Industrial control system vendors are working to close Log4j vulnerabilities in their products. SecurityWeek has a useful and interesting summary of the ways in which the companies are working on the problem. Most of the issues the companies have found are related specifically to Log4shell, but some of the other, later and lesser vulnerabilities have also been detected.
Regulators and legislators are looking for ways of preempting the next widespread vulnerability, and for the required responses and incentives (these last more stick than carrot) for organizations to do better. Defense Daily says US Senator Gary Peters (Democrat of Michigan), chairman of the Senate Homeland Security and Governmental Affairs Committee, commented yesterday that the Log4j issues show the importance of mandatory reporting requirements.
Media reaction to the US Federal Trade Commission's advisory about companies' responsibility for fixing Log4j vulnerabilities has focused on the FTC's tough line, and not-so-veiled warning that businesses would be well advised to get on with detection, remediation, and disclosure, lest they get the Equifax treatment.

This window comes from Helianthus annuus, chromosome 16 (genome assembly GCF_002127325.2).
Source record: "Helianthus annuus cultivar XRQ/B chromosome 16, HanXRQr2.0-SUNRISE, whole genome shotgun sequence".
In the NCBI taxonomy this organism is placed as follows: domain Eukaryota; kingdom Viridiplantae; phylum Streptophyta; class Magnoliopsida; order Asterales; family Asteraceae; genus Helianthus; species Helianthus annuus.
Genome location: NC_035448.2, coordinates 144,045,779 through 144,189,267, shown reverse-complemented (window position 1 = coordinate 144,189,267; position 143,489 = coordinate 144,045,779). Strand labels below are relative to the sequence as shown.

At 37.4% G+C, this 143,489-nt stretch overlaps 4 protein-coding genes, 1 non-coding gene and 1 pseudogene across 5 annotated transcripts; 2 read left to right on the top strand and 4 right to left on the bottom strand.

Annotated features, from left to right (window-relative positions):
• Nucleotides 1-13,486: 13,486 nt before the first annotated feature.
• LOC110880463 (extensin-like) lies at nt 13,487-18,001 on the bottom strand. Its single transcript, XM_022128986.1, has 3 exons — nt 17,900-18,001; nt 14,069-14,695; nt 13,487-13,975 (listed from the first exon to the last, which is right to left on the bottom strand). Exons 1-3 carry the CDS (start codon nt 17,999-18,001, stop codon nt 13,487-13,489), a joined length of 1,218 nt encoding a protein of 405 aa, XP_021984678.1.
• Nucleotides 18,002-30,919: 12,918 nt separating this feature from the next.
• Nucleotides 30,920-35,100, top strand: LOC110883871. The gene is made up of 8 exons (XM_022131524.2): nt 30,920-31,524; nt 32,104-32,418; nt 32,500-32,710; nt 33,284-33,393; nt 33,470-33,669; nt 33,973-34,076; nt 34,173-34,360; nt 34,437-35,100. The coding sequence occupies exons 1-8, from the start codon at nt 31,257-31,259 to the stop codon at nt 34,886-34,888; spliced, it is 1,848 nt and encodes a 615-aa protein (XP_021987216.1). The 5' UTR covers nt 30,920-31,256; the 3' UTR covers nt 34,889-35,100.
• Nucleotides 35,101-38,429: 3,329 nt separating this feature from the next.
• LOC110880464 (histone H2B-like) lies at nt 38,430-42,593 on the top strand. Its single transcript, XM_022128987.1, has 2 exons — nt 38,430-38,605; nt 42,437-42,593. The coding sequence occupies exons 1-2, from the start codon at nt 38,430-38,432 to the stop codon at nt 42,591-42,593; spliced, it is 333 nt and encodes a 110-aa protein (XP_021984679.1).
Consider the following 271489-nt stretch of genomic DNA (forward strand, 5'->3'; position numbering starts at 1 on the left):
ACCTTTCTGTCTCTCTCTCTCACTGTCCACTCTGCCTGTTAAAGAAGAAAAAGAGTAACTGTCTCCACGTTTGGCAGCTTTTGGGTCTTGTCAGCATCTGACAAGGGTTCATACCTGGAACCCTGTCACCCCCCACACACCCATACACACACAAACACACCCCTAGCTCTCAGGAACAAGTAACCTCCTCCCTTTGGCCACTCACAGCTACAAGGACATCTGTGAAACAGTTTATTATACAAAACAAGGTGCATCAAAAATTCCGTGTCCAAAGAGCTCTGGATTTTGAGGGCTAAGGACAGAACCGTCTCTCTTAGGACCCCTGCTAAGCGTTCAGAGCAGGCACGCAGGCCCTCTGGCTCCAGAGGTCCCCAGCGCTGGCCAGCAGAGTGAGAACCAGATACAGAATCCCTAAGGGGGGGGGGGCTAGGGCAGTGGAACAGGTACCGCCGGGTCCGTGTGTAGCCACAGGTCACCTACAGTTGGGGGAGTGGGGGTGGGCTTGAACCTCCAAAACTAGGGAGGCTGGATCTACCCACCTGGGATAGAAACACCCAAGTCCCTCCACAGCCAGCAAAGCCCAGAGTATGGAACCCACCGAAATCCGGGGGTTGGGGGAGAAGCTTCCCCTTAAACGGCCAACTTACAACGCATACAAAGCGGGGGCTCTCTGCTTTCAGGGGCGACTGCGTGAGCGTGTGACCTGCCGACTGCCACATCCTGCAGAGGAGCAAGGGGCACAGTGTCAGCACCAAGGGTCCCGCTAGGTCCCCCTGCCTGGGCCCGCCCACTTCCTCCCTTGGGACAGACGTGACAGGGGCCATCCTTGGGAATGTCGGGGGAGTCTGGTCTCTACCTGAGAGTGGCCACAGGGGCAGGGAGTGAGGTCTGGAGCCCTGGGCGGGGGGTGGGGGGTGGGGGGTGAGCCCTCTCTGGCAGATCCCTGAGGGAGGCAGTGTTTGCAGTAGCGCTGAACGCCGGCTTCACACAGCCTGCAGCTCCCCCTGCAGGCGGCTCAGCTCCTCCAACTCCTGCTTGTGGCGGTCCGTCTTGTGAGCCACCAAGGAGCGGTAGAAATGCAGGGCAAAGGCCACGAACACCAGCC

Ransomware gangs have continued to exploit these vulnerabilities where they can. BleepingComputer reports that the Vietnamese cryptocurrency trading firm ONUS has declined to pay the $5 million ransom that hoods demanded in a double-extortion scheme.
You can follow the CyberWire's coverage of the Log4j story here.